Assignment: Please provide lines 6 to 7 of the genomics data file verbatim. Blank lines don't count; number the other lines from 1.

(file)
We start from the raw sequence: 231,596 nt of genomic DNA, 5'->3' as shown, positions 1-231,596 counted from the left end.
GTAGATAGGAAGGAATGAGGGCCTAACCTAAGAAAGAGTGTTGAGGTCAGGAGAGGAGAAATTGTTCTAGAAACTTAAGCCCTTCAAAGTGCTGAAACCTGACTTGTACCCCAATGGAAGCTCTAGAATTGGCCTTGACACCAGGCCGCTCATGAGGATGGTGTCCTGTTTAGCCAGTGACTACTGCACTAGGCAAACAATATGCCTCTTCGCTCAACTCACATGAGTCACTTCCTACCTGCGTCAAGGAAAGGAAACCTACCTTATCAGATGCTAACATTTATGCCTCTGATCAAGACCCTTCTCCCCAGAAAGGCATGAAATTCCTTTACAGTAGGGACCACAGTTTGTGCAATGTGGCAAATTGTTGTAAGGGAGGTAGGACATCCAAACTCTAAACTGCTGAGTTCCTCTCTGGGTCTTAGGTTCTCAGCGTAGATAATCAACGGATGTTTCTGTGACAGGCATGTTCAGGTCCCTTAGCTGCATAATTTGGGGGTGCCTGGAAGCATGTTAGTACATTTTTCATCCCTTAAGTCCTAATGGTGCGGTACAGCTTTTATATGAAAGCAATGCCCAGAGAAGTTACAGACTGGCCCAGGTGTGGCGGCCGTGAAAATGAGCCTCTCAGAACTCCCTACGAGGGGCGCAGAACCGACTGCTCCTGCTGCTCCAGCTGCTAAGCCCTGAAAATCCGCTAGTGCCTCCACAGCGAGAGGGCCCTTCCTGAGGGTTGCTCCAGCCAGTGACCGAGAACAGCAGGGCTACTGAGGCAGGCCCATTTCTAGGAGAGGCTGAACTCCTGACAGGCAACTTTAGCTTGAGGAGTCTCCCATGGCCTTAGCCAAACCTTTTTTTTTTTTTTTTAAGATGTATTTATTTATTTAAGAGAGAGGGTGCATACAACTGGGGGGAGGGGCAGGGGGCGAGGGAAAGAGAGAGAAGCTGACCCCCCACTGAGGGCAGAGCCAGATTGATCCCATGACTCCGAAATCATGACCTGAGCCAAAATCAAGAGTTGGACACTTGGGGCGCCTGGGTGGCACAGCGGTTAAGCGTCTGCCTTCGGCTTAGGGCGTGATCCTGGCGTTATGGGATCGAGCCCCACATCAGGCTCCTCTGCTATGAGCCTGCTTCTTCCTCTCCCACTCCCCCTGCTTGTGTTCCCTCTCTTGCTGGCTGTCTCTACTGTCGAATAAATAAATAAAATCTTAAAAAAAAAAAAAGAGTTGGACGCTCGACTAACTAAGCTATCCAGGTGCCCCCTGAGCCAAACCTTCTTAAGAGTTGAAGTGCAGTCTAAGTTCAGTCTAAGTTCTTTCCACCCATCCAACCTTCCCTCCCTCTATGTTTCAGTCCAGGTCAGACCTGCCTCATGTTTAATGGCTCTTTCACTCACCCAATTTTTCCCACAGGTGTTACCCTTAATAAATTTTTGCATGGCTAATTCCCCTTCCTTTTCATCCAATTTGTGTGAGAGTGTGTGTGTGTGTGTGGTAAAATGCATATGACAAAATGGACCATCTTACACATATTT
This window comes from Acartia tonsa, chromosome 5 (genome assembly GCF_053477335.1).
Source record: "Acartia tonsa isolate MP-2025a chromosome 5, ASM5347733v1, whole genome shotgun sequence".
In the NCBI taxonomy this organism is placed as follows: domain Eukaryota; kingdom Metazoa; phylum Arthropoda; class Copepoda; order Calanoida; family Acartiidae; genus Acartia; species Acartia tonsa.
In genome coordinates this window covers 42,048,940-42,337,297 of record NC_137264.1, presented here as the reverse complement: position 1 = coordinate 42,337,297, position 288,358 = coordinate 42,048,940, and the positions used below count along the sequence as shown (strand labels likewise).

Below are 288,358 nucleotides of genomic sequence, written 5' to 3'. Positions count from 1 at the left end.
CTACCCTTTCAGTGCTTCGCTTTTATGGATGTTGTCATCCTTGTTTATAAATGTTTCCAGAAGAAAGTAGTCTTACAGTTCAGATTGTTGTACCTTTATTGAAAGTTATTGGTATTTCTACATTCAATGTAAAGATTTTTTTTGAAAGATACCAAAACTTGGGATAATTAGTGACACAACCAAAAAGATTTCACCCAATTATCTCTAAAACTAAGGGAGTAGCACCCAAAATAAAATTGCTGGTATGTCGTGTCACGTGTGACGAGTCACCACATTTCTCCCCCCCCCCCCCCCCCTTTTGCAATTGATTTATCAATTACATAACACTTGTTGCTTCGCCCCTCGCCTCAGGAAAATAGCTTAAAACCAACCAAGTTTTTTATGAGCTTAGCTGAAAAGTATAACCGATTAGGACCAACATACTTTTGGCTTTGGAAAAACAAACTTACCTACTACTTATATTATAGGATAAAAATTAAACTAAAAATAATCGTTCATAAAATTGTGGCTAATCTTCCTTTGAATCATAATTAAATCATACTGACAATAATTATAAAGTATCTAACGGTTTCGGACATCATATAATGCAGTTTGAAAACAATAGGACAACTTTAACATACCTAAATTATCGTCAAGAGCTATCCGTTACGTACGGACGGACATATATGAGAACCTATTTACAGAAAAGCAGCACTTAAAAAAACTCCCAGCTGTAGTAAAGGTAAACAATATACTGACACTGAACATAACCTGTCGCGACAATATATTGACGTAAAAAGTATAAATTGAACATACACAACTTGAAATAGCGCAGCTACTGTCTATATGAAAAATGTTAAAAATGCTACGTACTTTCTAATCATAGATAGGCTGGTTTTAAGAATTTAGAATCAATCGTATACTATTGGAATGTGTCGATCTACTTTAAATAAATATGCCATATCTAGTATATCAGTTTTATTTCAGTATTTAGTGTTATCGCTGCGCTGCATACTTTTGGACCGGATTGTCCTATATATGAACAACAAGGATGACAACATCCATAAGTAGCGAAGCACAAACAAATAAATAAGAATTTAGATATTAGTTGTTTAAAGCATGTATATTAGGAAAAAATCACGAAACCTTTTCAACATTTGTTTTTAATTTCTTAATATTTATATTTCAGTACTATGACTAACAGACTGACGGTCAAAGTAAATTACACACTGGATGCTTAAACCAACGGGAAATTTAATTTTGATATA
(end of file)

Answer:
In genome coordinates this window covers 42,048,940-42,337,297 of record NC_137264.1, presented here as the reverse complement: position 1 = coordinate 42,337,297, position 288,358 = coordinate 42,048,940, and the positions used below count along the sequence as shown (strand labels likewise).

Below are 288,358 nucleotides of genomic sequence, written 5' to 3'. Positions count from 1 at the left end.